Five signs it’s time to quit using WordPress
Having thousands of themes to work with seems awesome at first. But trying to find the right one can be difficult. This can cause the owner to constantly change the theme of the website. This is one of the first signs that something is wrong.
WordPress still reigns supreme as the most popular CMS in the world. It is user-friendly, virtually free, and offers many additional features. That’s why website builders love to work with.
The software is used for everything from news aggregators to the official website of the President of the United States. Users are free to create whatever they want, whether it’s a homework platform, an online store, or a personal blog. If the website is simple enough, then WordPress works wonderfully.
But things can get tricky once the page gets big enough. The problems start to pile up as the number of plugins and features increases. Other issues can arise that push developers to abandon WordPress altogether. Users may experience the following issues while working with the CMS.
You can’t find a theme that works
Having thousands of themes to work with seems awesome at first. But trying to find the right one can be difficult. This can cause the owner to constantly change the theme of the website. This is one of the first signs that something is wrong. You can be drawn into this cycle and never be satisfied with what you have. The selected themes may work for a while, but very soon you will want to change them.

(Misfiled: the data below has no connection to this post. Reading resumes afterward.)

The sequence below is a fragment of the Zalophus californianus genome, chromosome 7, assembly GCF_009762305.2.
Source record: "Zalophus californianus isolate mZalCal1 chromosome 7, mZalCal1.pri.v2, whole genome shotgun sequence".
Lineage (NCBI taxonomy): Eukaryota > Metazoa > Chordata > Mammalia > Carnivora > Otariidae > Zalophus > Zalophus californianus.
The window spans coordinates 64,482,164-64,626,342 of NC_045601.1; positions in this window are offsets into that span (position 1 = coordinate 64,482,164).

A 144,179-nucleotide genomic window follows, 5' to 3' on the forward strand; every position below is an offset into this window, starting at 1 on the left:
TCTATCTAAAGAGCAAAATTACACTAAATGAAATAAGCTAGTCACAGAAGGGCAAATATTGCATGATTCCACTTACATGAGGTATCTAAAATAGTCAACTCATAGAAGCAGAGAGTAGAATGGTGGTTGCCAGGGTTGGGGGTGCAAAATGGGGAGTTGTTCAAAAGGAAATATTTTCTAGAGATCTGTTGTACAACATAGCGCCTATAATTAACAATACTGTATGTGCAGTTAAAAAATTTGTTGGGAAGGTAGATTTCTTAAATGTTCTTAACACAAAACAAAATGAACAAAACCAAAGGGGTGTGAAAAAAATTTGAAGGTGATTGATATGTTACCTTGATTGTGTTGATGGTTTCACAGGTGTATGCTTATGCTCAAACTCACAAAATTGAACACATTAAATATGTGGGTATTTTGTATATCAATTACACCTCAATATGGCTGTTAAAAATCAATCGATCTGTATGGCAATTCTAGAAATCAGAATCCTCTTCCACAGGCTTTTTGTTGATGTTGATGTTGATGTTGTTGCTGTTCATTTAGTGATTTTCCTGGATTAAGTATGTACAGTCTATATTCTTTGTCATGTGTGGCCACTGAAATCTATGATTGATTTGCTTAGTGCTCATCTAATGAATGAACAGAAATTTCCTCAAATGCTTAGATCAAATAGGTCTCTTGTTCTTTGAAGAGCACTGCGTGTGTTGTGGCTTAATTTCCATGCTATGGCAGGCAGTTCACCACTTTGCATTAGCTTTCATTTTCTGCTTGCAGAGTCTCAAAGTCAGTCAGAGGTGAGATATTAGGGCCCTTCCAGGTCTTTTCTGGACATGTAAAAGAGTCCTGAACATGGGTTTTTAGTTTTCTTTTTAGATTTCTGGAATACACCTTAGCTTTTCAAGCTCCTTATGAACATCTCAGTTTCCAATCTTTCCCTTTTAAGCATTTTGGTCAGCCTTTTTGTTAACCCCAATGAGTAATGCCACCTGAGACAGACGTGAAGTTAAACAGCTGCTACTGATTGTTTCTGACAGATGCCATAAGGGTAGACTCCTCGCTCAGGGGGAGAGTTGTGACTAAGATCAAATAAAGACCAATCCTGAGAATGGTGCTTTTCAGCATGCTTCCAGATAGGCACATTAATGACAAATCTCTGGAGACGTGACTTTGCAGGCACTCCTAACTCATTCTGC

Maybe the design is broken or the functionality of the theme is lacking. Either way, it pushes WordPress users to move on. While it might sound good at first, it creates problems along the way. The most obvious is that the practice is a waste of time. After installing the theme package, you need to spend some time setting it up.
Calibrating the settings and seeing how they work with the previous settings is also time consuming. If there are any incompatibilities, users must correct them manually. Developers will also need time to explore new features.
Another downside to themes that change frequently is the destruction of the user experience. People who have visited the website know how to navigate. They also know what it looks like and can easily identify it. The brutal installation of a new theme throws everything out the window. Users will be confused and frustrated, which is quite understandable.
You try to fix everything with plugins
Most WordPress themes don’t have a lot of built-in features. That is why the developers try to add them by installing plugins. But having too many add-ons on the page can do more harm than good. Just one poorly designed plugin can make the website vulnerable to security breaches and slow down its performance.
Of course, to say that all WordPress add-ons are poorly coded is a bit of an exaggeration. The platform has a lot of decently crafted plugins. The problem is, there are over 50,000 add-ons available. Only experienced programmers can tell right from wrong. Not to mention that you risk every time you add a new feature to the page.